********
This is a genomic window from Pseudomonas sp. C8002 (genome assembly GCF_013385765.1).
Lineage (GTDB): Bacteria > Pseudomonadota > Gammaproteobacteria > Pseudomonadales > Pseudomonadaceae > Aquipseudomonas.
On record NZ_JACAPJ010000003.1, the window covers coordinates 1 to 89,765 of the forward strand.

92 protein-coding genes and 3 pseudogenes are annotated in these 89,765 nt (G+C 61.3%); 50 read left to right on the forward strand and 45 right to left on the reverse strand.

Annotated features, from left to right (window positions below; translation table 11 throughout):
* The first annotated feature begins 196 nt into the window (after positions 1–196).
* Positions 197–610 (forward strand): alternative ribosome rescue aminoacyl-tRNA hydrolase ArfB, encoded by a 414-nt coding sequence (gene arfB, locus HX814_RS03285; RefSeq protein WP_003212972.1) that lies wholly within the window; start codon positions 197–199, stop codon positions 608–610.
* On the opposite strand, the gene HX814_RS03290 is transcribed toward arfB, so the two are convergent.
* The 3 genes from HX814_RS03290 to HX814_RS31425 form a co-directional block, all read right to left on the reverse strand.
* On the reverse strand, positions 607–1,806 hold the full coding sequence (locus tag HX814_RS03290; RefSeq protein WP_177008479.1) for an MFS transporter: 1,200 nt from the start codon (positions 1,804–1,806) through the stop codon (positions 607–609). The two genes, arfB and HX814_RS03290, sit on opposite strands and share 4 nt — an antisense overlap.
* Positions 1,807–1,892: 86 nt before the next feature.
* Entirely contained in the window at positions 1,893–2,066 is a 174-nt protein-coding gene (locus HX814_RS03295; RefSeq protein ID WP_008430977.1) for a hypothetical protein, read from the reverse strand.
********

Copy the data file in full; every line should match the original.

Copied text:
This is a genomic window from Pseudomonas sp. C8002 (genome assembly GCF_013385765.1).
Lineage (GTDB): Bacteria > Pseudomonadota > Gammaproteobacteria > Pseudomonadales > Pseudomonadaceae > Aquipseudomonas.
On record NZ_JACAPJ010000003.1, the window covers coordinates 1 to 89,765 of the forward strand.

92 protein-coding genes and 3 pseudogenes are annotated in these 89,765 nt (G+C 61.3%); 50 read left to right on the forward strand and 45 right to left on the reverse strand.

Annotated features, from left to right (window positions below; translation table 11 throughout):
* The first annotated feature begins 196 nt into the window (after positions 1–196).
* Positions 197–610 (forward strand): alternative ribosome rescue aminoacyl-tRNA hydrolase ArfB, encoded by a 414-nt coding sequence (gene arfB, locus HX814_RS03285; RefSeq protein WP_003212972.1) that lies wholly within the window; start codon positions 197–199, stop codon positions 608–610.
* On the opposite strand, the gene HX814_RS03290 is transcribed toward arfB, so the two are convergent.
* The 3 genes from HX814_RS03290 to HX814_RS31425 form a co-directional block, all read right to left on the reverse strand.
* On the reverse strand, positions 607–1,806 hold the full coding sequence (locus tag HX814_RS03290; RefSeq protein WP_177008479.1) for an MFS transporter: 1,200 nt from the start codon (positions 1,804–1,806) through the stop codon (positions 607–609). The two genes, arfB and HX814_RS03290, sit on opposite strands and share 4 nt — an antisense overlap.
* Positions 1,807–1,892: 86 nt before the next feature.
* Entirely contained in the window at positions 1,893–2,066 is a 174-nt protein-coding gene (locus HX814_RS03295; RefSeq protein ID WP_008430977.1) for a hypothetical protein, read from the reverse strand.